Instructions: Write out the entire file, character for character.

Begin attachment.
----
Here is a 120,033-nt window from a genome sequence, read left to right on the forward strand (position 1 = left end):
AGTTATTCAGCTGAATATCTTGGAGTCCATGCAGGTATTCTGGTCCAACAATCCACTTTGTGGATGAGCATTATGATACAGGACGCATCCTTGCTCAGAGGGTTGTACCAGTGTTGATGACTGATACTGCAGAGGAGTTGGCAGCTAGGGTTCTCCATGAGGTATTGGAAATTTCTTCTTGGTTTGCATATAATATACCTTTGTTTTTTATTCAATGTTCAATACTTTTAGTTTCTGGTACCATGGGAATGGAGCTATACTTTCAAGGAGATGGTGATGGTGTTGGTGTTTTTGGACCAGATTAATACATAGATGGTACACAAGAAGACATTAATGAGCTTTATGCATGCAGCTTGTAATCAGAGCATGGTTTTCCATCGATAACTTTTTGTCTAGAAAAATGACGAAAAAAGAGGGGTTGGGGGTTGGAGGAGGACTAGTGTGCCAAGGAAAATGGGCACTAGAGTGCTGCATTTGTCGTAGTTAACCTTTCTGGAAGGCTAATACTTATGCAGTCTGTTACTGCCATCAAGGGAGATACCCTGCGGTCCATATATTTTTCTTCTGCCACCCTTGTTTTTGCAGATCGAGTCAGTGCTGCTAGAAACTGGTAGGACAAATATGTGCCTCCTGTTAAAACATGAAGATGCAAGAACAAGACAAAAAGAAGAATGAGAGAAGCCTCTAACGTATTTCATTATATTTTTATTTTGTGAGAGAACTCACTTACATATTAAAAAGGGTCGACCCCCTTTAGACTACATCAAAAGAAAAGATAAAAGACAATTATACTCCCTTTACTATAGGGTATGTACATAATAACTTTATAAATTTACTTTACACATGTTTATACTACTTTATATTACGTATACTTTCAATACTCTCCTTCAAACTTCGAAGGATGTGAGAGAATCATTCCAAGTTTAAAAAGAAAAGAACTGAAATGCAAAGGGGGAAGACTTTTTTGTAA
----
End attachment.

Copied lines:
Here is a 120,033-nt window from a genome sequence, read left to right on the forward strand (position 1 = left end):
AGTTATTCAGCTGAATATCTTGGAGTCCATGCAGGTATTCTGGTCCAACAATCCACTTTGTGGATGAGCATTATGATACAGGACGCATCCTTGCTCAGAGGGTTGTACCAGTGTTGATGACTGATACTGCAGAGGAGTTGGCAGCTAGGGTTCTCCATGAGGTATTGGAAATTTCTTCTTGGTTTGCATATAATATACCTTTGTTTTTTATTCAATGTTCAATACTTTTAGTTTCTGGTACCATGGGAATGGAGCTATACTTTCAAGGAGATGGTGATGGTGTTGGTGTTTTTGGACCAGATTAATACATAGATGGTACACAAGAAGACATTAATGAGCTTTATGCATGCAGCTTGTAATCAGAGCATGGTTTTCCATCGATAACTTTTTGTCTAGAAAAATGACGAAAAAAGAGGGGTTGGGGGTTGGAGGAGGACTAGTGTGCCAAGGAAAATGGGCACTAGAGTGCTGCATTTGTCGTAGTTAACCTTTCTGGAAGGCTAATACTTATGCAGTCTGTTACTGCCATCAAGGGAGATACCCTGCGGTCCATATATTTTTCTTCTGCCACCCTTGTTTTTGCAGATCGAGTCAGTGCTGCTAGAAACTGGTAGGACAAATATGTGCCTCCTGTTAAAACATGAAGATGCAAGAACAAGACAAAAAGAAGAATGAGAGAAGCCTCTAACGTATTTCATTATATTTTTATTTTGTGAGAGAACTCACTTACATATTAAAAAGGGTCGACCCCCTTTAGACTACATCAAAAGAAAAGATAAAAGACAATTATACTCCCTTTACTATAGGGTATGTACATAATAACTTTATAAATTTACTTTACACATGTTTATACTACTTTATATTACGTATACTTTCAATACTCTCCTTCAAACTTCGAAGGATGTGAGAGAATCATTCCAAGTTTAAAAAGAAAAGAACTGAAATGCAAAGGGGGAAGACTTTTTTGTAA